US Soccer argues male players have more 'skill' than female players in equal pay case

U.S. Soccer defended itself in the equal pay lawsuit filed by the U.S. Women’s National Team (USWNT), claiming the World Cup champions’ male counterparts have “more responsibility” and their job “requires a higher level of skill.”

In a Monday court filing, the organization argued it had not violated the Equal Pay Act [EPA] by paying the women’s team less than the men’s team, writing “the job of MNT player carries more responsibility within U.S. Soccer than the job of WNT player, from an EPA standpoint.”

“This ridiculous 'argument' belongs in the Paleolithic Era. It sounds as if it has been made by a caveman," Molly Levinson, spokesperson for USWNT, said in a statement to The Hill on Tuesday.

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"Literally everyone in the world understands that an argument that male players 'have more responsibility' is just plain simple sexism and illustrates the very gender discrimination that caused us to file this lawsuit to begin with," Levinson added. "So looking forward to trial on May 5.”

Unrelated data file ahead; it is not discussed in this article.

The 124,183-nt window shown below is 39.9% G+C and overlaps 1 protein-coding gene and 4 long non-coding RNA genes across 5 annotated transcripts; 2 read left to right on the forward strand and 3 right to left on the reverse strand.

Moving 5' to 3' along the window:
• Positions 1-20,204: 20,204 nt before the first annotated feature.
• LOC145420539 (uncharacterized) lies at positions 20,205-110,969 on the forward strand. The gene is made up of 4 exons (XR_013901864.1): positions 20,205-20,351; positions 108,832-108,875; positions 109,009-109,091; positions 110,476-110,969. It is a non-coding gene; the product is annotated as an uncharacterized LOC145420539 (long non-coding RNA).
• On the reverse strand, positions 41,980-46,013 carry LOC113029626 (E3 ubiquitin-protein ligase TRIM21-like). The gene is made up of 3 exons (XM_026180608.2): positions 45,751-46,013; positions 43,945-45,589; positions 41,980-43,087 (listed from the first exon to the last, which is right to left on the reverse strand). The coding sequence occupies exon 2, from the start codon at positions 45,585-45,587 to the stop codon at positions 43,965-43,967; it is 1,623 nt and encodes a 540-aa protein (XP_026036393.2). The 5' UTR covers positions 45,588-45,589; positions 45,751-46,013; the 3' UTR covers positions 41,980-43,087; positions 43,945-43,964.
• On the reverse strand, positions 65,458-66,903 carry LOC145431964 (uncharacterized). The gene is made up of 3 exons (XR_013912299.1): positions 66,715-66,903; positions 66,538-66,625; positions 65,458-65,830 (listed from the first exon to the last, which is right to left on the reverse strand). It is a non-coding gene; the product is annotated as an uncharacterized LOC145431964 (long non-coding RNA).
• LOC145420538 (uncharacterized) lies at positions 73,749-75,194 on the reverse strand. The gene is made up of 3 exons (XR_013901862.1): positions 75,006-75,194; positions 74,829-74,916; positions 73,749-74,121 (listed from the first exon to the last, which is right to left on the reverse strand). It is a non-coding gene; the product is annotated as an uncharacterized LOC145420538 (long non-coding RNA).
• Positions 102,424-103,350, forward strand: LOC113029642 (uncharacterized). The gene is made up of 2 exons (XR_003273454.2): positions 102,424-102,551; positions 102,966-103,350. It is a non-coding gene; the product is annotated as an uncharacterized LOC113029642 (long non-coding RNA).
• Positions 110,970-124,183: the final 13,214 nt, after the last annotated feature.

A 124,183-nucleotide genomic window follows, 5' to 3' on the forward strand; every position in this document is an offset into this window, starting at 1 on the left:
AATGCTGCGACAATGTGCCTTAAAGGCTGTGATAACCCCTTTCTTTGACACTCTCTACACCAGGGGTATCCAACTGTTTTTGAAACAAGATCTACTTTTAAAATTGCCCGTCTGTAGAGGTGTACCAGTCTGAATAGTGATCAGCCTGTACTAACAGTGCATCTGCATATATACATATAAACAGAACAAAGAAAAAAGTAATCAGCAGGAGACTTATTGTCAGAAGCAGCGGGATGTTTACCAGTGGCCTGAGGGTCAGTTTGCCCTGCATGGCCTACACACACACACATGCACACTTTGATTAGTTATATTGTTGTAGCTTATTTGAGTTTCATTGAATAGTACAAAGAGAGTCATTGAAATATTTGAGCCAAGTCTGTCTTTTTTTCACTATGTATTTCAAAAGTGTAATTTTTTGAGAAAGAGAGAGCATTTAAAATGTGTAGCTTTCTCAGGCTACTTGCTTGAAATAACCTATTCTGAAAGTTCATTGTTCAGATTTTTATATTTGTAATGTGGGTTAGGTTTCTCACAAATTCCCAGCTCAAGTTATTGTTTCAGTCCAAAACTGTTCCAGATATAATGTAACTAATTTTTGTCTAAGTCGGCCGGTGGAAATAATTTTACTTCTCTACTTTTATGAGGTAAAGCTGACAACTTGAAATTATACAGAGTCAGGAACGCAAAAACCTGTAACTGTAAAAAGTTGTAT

Attorneys for U.S. Soccer asked members of the women’s team in court whether they believed they could be competitive against their male counterparts, according to documents filed last month, with midfielder Carli Lloyd responding “I’m not sure. Shall we fight it out to see who wins and then we get paid more?”

“Do you think it requires more skill to play for the U.S. Men’s National Team than the US Women’s National Team?” another U.S. Soccer attorney asked striker Alex Morgan, to which she responded, “No, it’s a different skill.”

U.S. Soccer also argued male players face a more demanding threat due to the presence of potentially hostile fans, as the visiting team often attracts more fans at men's games than the women's team does.

 

Midfielder Megan Rapinoe said Monday that the team would need “an actual offer for equal pay, and some considerable damages as well” for the case not to reach that stage. 

--This report was updated at 3:32 p.m.